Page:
FDA Approves First Generic Epi-Pen(TM) in Blow to Mylan
At long last, a potentially less expensive epinephrine auto-injector (EAI) device may be available to consumers very soon. TEVA Pharmaceuticals has received US government approval for a generic version of the Epi-PenTM originally made and marketed by Mylan Pharmaceuticals. Additional generic devices are on their way as well. The existing market for EAI devices is very large; different brands competing against each other could lead to lower prices. Our association fully supports any and all efforts aimed at better regulating healthcare costs for all Americans.
FDA Approves TEVA Generic Version of the Epi-PenTM
By Nathan Bomey
Aug. 16, 2018
The EpiPen is getting a fresh dose of competition.
The Food and Drug Administration on Thursday approved what it described as the first official generic version of the EpiPen, a life-saving treatment for severe allergic reactions.
The generic device's seller, Teva Pharmaceuticals, is a rival to drug maker Mylan's brand-name version.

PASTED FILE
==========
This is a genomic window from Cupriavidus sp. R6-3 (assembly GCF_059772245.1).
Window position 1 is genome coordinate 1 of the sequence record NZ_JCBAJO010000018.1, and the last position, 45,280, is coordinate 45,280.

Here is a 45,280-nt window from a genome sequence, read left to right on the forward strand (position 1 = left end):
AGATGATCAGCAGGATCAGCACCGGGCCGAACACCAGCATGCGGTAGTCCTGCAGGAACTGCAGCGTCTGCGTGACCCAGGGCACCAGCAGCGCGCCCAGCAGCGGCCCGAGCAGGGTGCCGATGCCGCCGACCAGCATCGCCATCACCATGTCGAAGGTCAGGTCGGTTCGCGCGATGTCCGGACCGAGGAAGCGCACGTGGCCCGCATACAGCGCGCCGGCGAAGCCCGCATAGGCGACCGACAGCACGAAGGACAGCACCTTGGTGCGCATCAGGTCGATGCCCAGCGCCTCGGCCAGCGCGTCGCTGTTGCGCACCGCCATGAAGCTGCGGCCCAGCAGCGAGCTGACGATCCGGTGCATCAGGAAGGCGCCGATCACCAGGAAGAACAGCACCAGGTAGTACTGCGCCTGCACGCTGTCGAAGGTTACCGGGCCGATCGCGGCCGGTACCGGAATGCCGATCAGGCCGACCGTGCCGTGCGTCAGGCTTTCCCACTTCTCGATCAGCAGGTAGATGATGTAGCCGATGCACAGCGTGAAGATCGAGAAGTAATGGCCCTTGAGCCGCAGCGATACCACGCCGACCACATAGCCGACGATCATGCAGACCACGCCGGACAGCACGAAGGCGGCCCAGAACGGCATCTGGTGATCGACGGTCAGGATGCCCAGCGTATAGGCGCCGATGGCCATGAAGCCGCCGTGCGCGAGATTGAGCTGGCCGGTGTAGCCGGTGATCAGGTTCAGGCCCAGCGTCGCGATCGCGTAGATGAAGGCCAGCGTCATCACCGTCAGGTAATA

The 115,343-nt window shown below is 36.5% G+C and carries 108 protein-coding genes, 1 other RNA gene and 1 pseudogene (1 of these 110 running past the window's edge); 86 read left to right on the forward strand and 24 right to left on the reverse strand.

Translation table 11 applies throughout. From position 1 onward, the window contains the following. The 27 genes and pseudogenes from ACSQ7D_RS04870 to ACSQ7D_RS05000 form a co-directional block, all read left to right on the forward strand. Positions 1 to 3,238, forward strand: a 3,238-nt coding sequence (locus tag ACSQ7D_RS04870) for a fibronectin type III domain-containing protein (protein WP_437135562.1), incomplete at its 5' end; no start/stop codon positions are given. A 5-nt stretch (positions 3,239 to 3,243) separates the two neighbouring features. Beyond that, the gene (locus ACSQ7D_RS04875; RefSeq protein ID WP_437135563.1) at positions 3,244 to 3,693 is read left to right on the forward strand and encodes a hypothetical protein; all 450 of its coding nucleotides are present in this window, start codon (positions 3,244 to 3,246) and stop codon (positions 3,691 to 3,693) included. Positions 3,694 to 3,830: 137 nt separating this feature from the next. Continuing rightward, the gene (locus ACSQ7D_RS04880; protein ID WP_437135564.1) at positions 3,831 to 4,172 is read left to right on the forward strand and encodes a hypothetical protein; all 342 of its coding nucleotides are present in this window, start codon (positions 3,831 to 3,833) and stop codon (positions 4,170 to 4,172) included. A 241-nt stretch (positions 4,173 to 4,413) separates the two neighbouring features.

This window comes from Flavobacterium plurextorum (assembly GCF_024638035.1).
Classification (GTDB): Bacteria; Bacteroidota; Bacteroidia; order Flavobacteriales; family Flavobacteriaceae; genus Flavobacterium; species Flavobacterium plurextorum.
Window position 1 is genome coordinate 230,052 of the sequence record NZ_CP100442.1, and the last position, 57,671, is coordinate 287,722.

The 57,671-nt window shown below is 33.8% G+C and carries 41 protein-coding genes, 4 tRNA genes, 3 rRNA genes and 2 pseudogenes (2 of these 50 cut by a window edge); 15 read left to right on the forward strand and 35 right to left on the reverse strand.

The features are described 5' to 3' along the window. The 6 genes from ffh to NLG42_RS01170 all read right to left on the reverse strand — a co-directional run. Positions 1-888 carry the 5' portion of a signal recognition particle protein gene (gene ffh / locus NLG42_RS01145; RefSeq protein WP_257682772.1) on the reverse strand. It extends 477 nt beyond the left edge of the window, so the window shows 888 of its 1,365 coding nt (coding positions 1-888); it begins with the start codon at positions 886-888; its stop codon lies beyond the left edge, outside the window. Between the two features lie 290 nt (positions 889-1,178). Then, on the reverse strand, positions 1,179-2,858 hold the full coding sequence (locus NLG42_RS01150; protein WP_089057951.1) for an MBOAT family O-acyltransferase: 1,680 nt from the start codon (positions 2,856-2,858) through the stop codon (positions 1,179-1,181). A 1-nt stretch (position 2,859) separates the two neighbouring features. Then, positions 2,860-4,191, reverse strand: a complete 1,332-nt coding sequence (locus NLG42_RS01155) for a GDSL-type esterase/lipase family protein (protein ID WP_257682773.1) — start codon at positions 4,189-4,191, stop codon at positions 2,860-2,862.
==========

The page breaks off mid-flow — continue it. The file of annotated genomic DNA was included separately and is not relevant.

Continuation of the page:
Mylan came under scrutiny in 2016 for a series of EpiPen price hikes. Soon after that, the company introduced what the FDA classifies as an "authorized generic" version of the EpiPen, which delivers an emergency injection of epinephrine to counteract anaphylaxis.
The Trump administration on Thursday described the go-ahead for Teva as reflective of its commitment to speeding up the pace of FDA approvals.
"This approval means patients living with severe allergies who require constant access to life-saving epinephrine should have a lower-cost option, as well as another approved product to help protect against potential drug shortages," FDA Commissioner Scott Gottlieb said in a statement.
Teva said the treatment's approval "marks an important step forward in bringing our patients additional prescription medications that have met the FDA’s rigorous standards. We’re applying our full resources to this important launch in the coming months and eager to begin supplying the market."
A Mylan spokesperson was also not immediately available for comment. The company announced last week that it's considering a significant shift in corporate strategy that could ultimately lead to a sale.
Critics have cited Mylan as an example of exorbitant price increases that are becoming rampant in the pharmaceutical industry.
Mylan repeatedly defended its moves during the crisis but also introduced discounts and the authorized generic version. It also eventually agreed to a $465 million federal settlement after investigators concluded the drugmaker overcharged the government for the treatment.
The drug maker raised EpiPen prices by roughly 400% between 2010 and 2016, according to federal investigators.